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Promotional release poster
Directed byBong Joon-ho
Screenplay by
Story byBong Joon-ho
Produced by
CinematographyDarius Khondji
Edited byYang Jin-mo
Music byJung Jae-il
Distributed by
Release dates
  • May 19, 2017 (2017-05-19) (Cannes)
  • June 28, 2017 (2017-06-28) (United States)
  • June 29, 2017 (2017-06-29) (South Korea)
Running time
120 minutes[1]
  • South Korea
  • United States
  • English
  • Korean
Budget$50 million[2]
Box office$2 million[3]

Okja (/ˈkə/; Korean옥자) is a 2017 science-fantasy action-adventure film directed by Bong Joon-ho with a screenplay by Bong and Jon Ronson from a story by Bong. The film is about a young girl who raised a genetically modified "super pig" (the titular Okja), and, after she is taken to the United States, goes on a mission to rescue her from mistreatment at the hands of the meat industry. An international co-production of South Korea and the United States, it stars an ensemble cast headed by child actor Ahn Seo-hyun, along with Byun Hee-bong, Yoon Je-moon, Choi Woo-shik, Tilda Swinton, Paul Dano, Steven Yeun, Lily Collins, Shirley Henderson, Daniel Henshall, Devon Bostick, Giancarlo Esposito, and Jake Gyllenhaal.

The film competed for the Palme d'Or in the main competition section at the 2017 Cannes Film Festival.[4][5] It was released on Netflix on June 28, 2017. The film received positive reviews from critics.


In 2007, "environmentalist" Lucy Mirando becomes CEO of the Mirando Corporation, succeeding her twin sister. Announcing they have been breeding a special kind of "super pig", 26 specimens are sent to farmers around the world, and ten years later, one will be crowned the winner as the best pig.

In 2017, a young girl named Mija lives in South Korea with her grandfather and their super pig, Okja. Mija and Okja have a very close relationship; they spend much of their time together, and at one point, Okja saves Mija from falling off a cliff. They are visited by Mirando spokesperson and zoologist Dr. Johnny Wilcox, who declares Okja the best super pig, and announces that they will take her to New York City. Her grandfather gives Mija a solid gold pig figurine, explaining he saved up to replace Okja when she was taken away. Devastated, Mija goes to Seoul to find Okja, where she sees her being loaded onto a truck. Mija chases down the truck, but it is intercepted by the Animal Liberation Front.

In the resulting chaos, Mija and Okja run away but are eventually saved by the ALF, led by Jay. He asks another ALF member, K, to translate and tell Mija that they plan to put a recording device in Okja's ear and let her be recaptured by the Mirando Corporation to document how they mistreat animals. Mija asks them to return her to the mountains, but K purposely mistranslates and tells them Mija agrees. They leave, and Okja is recaptured.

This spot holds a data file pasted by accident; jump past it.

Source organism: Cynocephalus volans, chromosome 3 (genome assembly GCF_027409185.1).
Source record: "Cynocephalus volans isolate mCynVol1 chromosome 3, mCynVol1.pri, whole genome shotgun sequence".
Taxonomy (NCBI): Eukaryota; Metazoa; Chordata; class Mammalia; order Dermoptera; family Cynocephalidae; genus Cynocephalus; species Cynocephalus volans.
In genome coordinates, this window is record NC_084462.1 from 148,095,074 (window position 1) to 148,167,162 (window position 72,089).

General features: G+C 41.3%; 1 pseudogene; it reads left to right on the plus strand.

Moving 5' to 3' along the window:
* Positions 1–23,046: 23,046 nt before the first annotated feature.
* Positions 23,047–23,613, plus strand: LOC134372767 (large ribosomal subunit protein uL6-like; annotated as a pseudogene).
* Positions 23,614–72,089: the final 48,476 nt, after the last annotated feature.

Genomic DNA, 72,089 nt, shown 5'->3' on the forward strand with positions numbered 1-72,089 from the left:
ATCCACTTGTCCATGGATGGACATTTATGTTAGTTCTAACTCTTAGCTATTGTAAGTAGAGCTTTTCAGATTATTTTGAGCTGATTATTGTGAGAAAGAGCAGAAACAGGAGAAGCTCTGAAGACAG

To minimize PR damage to the company, Lucy pays for Mija to come to New York to stage a heart-warming reunion with her pig. Okja is taken to a laboratory where she is forcibly bred with another super pig, and flesh is taken from her for a taste test. After the ALF sees the footage, K reveals that he lied to the rest of the group about Mija's support of the plan. Jay beats K, and expels him from the ALF.

In New York, Mija has to comply with the Mirando Corp. Jay slips into her room and tells her they plan to rescue Okja while on stage. During the Mirando parade, a battered and temporarily blinded Okja attacks Mija. Jay tries to hurt Okja to protect the girl, but Mija doesn’t let him and calms Okja down. The ALF shows Okja's mistreatment to the public, who quickly turn against Mirando. Lucy surrenders the company to her twin sister Nancy, who contacts a private security firm Black Chalk to take out the ALF members. Okja is recaptured and the ALF members are arrested, except for Mija and Jay, who are rescued by a remorseful K. Nancy starts full production at the slaughterhouse.

K, Mija, and Jay travel to a processing plant in search of Okja, and find her being forced up a ramp into a slaughterhouse. On the verge of being slaughtered, Mija shows a Mirando employee a photo of herself with baby Okja, prompting him to stop. Nancy arrives and Mija offers the gold pig in exchange for Okja's life. Although initially reluctant, Nancy agrees, as she deemed it a good business deal, having Jay and K arrested. As Mija and Okja are escorted away, a pair of super pigs push their newborn through the electric fence to Okja to hide and rescue from the farm.

Back in the countryside, Mija resumes her life with her grandfather, Okja, and the new piglet.

In a post-credits scene, Jay is released from prison, boarding a bus with K and the other members of the organization. With their newest member Kim Woo-shik, a former driver for Mirando, they plan to disrupt a major Mirando shareholders meeting.


  • Ahn Seo-hyun as Mija, a farm girl who takes care of and helped raise Okja.